Archive for June, 2010

Food in Review – The Candy Toothbrush

Saturday, June 5th, 2010

Doomsday cults and others inclined to believe that humanity is in its final days may take the emergence of the Candy Toothbrush as a sure sign of the impending apocalypse. They could argue that evil must be at hand to allow such a sugary perversion of good hygiene to exist – and it would be hard to refute this.

The candy toothbrush consists of a plastic toothbrush handle mounted on a squeezable cylinder. In place of plaque removing bristles is a block of Jolly Rancher-like hard candy with two holes in it. When the base is squeezed a sickly sweet, calamine lotion colored liquid seeps out of these holes.

The thing that is so insidious about this product is that the manufacturer, Candy Planet offers no warning label stating that this product cannot be used in place of actually brushing one’s teeth. Little Johnny or Sue won’t realize that they are actually lying through their slowly disintegrating teeth when the proudly tell their mom or dad that yes, they have brushed their teeth.

It can only be speculated that a company with the name “Candy Planet” can only have more evil plans in store. What will the next “candy” be that they will dream up in their artificially sweetened minds? How far off are products such as the cotton candy life vest or the black licorice seat belt? Will our elderly hobble along on actual candy canes?

Forget rogue nations and with their nuclear aspirations, the real weapons of mass destruction exist in the candy aisle at the local convenience store. The source of these illicit sweets must be stopped and the only solution is for the Candy Planet factories to be destroyed. Bombs, not regular ones – but candy bombs should fall on them, jamming their machinery with corn syrup and making the world a bit safer for our children

If Forever Never Comes…

Thursday, June 3rd, 2010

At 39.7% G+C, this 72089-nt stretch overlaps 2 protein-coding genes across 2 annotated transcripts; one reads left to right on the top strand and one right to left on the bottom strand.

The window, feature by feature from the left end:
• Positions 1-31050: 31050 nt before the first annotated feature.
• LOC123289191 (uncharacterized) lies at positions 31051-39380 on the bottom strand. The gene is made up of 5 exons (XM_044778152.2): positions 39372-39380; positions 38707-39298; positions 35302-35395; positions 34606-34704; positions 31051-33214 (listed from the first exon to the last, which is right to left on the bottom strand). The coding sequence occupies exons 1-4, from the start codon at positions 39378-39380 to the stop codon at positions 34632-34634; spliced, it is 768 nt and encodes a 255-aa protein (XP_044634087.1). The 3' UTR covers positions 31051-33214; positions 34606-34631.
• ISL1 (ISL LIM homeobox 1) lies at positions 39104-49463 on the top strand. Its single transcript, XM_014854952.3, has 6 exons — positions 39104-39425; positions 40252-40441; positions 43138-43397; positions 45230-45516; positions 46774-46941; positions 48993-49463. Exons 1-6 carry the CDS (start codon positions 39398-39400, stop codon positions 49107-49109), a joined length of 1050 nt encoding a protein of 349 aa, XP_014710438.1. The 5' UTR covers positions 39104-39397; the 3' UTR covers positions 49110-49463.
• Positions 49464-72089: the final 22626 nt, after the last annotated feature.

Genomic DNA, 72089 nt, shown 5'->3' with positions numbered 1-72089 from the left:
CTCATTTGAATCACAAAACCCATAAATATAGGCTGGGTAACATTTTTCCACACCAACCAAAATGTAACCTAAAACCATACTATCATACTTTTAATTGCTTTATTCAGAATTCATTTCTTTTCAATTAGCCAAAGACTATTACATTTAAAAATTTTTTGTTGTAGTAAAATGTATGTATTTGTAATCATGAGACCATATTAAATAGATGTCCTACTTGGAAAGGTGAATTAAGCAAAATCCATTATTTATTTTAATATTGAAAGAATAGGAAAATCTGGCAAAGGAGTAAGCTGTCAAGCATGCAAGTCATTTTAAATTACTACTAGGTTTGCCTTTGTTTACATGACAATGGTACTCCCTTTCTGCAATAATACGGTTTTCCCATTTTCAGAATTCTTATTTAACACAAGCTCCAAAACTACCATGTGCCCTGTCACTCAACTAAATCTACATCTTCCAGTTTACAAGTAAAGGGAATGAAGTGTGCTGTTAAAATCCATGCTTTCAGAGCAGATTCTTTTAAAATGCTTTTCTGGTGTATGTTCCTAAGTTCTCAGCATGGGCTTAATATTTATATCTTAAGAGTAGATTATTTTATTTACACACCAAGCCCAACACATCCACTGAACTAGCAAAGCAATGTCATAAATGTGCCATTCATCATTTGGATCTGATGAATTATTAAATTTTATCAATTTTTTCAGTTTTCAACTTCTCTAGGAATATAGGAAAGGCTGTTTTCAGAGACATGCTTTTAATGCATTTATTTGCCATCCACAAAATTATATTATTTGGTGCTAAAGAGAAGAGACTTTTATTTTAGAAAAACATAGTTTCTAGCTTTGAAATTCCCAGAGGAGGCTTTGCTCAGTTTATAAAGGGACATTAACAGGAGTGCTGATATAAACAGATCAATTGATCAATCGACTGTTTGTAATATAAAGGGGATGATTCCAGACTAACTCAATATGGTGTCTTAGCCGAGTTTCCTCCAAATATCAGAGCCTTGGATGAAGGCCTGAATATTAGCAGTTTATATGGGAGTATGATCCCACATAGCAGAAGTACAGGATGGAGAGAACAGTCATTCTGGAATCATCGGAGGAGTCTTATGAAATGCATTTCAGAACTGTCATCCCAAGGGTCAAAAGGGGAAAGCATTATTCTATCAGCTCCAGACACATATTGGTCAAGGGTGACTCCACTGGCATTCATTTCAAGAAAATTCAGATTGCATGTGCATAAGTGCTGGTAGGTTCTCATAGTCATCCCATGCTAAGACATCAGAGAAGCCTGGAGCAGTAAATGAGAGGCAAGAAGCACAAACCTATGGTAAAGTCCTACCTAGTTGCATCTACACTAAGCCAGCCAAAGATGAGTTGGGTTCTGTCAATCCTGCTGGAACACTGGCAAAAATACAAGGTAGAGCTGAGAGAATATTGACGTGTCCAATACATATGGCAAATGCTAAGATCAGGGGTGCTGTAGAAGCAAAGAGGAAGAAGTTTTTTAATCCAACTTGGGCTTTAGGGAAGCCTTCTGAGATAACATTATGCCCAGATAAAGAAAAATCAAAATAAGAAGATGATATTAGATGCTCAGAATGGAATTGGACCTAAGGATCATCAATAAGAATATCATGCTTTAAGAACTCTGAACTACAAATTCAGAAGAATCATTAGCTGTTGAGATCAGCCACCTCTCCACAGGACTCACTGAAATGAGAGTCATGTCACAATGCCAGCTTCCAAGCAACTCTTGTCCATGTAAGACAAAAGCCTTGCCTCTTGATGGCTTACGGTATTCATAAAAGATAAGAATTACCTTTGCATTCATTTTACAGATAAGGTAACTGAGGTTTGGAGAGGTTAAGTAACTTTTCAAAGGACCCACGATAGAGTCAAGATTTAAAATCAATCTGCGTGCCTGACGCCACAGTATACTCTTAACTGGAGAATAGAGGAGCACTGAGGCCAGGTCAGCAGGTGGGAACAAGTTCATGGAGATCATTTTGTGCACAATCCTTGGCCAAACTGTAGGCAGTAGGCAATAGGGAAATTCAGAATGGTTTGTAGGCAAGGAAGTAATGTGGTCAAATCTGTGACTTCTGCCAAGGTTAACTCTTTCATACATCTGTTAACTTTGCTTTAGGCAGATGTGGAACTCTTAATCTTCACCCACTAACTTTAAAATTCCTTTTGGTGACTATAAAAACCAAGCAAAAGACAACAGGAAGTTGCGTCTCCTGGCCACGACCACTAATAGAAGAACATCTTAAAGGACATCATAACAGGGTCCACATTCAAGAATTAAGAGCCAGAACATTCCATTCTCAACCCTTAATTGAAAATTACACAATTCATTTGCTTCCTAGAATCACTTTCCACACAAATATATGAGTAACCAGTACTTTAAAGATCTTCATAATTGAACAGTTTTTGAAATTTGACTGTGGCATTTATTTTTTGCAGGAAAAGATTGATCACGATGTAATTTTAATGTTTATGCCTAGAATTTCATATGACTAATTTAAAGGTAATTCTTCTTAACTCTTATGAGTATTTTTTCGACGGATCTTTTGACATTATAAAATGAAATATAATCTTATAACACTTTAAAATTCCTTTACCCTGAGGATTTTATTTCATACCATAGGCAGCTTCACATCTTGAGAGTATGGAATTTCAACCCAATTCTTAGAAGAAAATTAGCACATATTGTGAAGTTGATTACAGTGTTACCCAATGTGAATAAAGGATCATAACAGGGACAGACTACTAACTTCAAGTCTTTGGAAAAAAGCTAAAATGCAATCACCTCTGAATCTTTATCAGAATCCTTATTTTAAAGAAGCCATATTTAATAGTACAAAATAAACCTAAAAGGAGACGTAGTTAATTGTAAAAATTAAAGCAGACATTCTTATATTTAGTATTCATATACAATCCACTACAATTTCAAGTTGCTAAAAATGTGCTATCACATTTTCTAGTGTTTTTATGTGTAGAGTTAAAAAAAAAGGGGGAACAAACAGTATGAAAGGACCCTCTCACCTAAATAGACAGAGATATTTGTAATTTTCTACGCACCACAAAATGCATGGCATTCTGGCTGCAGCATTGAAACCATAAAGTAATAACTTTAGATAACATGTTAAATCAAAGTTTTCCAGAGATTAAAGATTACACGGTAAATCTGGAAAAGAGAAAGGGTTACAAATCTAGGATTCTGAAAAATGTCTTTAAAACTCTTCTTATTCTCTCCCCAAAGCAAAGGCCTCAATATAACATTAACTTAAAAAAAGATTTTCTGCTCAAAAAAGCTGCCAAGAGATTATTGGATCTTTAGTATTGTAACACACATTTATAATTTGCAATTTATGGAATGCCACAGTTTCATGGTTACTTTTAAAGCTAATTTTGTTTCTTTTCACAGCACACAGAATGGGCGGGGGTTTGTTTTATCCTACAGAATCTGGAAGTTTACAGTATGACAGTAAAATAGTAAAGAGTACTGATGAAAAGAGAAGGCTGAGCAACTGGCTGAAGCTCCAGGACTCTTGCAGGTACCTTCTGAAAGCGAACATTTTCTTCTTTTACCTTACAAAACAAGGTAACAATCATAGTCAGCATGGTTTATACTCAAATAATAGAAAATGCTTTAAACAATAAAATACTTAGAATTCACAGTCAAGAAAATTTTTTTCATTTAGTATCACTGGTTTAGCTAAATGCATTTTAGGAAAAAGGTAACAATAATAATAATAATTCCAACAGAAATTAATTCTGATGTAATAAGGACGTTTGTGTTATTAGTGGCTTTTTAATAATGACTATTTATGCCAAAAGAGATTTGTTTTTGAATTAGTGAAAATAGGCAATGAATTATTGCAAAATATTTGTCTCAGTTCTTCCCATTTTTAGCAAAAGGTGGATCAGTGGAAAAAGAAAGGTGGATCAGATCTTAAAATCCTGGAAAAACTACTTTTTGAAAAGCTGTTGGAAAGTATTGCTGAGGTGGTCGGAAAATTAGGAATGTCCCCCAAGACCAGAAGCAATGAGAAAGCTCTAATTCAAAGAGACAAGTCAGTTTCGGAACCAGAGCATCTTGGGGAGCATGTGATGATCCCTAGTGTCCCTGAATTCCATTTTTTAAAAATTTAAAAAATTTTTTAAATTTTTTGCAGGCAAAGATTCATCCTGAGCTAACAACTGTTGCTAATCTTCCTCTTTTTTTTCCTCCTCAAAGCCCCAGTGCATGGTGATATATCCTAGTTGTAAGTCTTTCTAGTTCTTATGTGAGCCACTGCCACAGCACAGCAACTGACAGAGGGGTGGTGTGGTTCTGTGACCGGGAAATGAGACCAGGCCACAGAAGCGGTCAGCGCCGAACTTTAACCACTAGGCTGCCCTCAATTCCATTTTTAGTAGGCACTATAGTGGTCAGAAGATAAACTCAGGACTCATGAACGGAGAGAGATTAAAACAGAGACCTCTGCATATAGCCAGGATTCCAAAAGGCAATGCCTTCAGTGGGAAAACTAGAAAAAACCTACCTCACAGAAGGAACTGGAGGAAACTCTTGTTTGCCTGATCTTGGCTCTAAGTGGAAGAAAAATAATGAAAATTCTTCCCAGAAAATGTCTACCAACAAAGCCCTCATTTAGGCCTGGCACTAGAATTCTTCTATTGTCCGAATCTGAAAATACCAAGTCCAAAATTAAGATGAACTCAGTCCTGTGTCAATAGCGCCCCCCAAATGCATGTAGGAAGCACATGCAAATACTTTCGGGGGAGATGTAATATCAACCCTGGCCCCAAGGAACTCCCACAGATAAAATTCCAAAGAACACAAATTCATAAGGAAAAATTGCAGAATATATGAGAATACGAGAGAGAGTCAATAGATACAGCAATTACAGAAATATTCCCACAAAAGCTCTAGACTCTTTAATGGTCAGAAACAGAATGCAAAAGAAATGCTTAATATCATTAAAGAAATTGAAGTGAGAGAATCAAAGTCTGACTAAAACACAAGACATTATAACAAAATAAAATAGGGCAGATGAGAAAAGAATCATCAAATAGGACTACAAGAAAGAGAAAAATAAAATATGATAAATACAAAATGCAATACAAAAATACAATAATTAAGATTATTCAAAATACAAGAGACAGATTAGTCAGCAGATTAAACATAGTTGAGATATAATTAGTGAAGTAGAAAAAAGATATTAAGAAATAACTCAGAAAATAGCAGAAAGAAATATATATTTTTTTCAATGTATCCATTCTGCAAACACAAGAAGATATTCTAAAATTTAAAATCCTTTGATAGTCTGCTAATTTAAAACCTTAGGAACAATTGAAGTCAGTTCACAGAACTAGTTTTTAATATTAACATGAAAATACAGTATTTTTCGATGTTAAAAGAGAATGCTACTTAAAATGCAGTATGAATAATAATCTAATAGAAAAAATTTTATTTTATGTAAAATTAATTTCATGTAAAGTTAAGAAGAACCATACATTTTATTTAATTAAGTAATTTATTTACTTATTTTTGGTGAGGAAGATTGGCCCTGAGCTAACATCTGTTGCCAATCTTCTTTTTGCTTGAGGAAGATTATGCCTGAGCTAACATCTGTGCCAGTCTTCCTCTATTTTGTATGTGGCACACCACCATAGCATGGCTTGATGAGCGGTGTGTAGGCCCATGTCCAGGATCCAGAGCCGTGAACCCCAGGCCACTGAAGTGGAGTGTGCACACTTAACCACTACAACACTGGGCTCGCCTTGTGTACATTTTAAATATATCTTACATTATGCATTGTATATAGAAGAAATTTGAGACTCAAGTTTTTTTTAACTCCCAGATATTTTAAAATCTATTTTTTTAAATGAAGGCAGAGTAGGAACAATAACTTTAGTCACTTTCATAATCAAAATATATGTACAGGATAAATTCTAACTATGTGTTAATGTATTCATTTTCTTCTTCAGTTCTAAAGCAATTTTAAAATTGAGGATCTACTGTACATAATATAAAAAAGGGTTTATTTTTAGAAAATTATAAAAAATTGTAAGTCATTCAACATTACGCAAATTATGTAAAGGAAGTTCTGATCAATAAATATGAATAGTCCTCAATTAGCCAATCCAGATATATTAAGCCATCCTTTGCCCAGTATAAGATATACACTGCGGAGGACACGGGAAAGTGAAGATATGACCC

It can be a strange thing to visit something from one’s past. Where a childhood home once stood could now be a Burger King. A person whom you shared a first kiss with could stand next to you in the supermarket and there would be no recognition. Or the music venue where one saw so many great shows can now look like a prefabricated strip club – minus the strippers.

Boston’s was one of the best places to see shows in Tempe in the 1990’s. Here I saw Jawbreaker, Man or Astroman, The Promise Ring, Modest Mouse and many others. These were some of the best shows that I saw in my twenties.

For awhile Boston’s was closed and went through various incarnations. Now it is a music club again called Club 910. And I never could have imagined it ending up the way it is today.

Recently my band played there. I knew the place looked like trouble upon pulling into the parking lot. There was a red velvet rope out front and the dull glow of purple neon emanating from the door.

Whoever had bought this place had put in a ton of money into it, but had spent it in a very wrong way – which seems to be an epidemic in Phoenix, those having the funds not having any sort of clue about making a cool place that anyone would want to hang out at. There was a stripper pole planted in the bar and faux classy couches situated around the club that looked like they were purchased at Jenna Jameson’s yard sale. The outside part of the club, where they used to have outdoor shows when it was still Boston’s used to have a rough gritty charm – so much asphalt surrounded by cyclone fencing, was now poured over with smooth cement and was dotted with firepits, looking like the scene of some reality show where the presence of shirtless, ripped dudes who communicated via grunts and snorts would not be out of the ordinary.

I was not in the best of mood when it was time to play. I set up my bass equipment and had to deal with the two sound guys who were on the scene. One of the soundmen was disappointed that my cabinet did not have 10 inch speakers. It’s a vintage Sunn that has two fifteens – not a Trace Elliot. He ran a direct input from my amp but seemed to be confused about my gear. He asked me if I had any sort of envelope filter set up – what, does he think that I play bass for Korn or something?

We proceeded to play under an almost seizure inducing array of lights that were being projected onto the stage. Before we played I made the joke that “It’s great to be back here at Boston’s”. The audience was empty except for my girlfriend, and the ghost of my twenty-three year old self, who was clearly flipping me off.